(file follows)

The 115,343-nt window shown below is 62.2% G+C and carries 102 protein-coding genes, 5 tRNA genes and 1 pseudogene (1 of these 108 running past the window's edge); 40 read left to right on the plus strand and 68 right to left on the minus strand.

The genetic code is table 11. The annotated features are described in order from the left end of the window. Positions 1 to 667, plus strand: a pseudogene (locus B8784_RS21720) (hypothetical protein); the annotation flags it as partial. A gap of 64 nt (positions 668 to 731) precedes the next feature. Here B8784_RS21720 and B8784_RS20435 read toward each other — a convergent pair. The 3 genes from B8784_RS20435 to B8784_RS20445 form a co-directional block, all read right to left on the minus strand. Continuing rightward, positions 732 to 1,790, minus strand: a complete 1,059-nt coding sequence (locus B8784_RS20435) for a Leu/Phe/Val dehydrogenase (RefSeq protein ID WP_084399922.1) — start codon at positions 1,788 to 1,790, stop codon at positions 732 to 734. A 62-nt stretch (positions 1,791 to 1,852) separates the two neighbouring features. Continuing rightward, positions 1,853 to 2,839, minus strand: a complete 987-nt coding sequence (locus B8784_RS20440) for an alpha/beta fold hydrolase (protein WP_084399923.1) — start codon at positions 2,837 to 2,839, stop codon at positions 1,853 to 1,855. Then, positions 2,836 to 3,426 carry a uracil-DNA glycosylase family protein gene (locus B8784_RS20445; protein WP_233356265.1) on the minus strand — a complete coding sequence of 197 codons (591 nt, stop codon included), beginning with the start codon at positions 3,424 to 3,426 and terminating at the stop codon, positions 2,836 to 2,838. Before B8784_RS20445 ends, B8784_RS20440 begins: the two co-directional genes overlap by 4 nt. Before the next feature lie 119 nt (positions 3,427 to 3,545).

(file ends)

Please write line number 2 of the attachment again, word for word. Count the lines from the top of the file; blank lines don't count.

The genetic code is table 11. The annotated features are described in order from the left end of the window. Positions 1 to 667, plus strand: a pseudogene (locus B8784_RS21720) (hypothetical protein); the annotation flags it as partial. A gap of 64 nt (positions 668 to 731) precedes the next feature. Here B8784_RS21720 and B8784_RS20435 read toward each other — a convergent pair. The 3 genes from B8784_RS20435 to B8784_RS20445 form a co-directional block, all read right to left on the minus strand. Continuing rightward, positions 732 to 1,790, minus strand: a complete 1,059-nt coding sequence (locus B8784_RS20435) for a Leu/Phe/Val dehydrogenase (RefSeq protein ID WP_084399922.1) — start codon at positions 1,788 to 1,790, stop codon at positions 732 to 734. A 62-nt stretch (positions 1,791 to 1,852) separates the two neighbouring features. Continuing rightward, positions 1,853 to 2,839, minus strand: a complete 987-nt coding sequence (locus B8784_RS20440) for an alpha/beta fold hydrolase (protein WP_084399923.1) — start codon at positions 2,837 to 2,839, stop codon at positions 1,853 to 1,855. Then, positions 2,836 to 3,426 carry a uracil-DNA glycosylase family protein gene (locus B8784_RS20445; protein WP_233356265.1) on the minus strand — a complete coding sequence of 197 codons (591 nt, stop codon included), beginning with the start codon at positions 3,424 to 3,426 and terminating at the stop codon, positions 2,836 to 2,838. Before B8784_RS20445 ends, B8784_RS20440 begins: the two co-directional genes overlap by 4 nt. Before the next feature lie 119 nt (positions 3,427 to 3,545).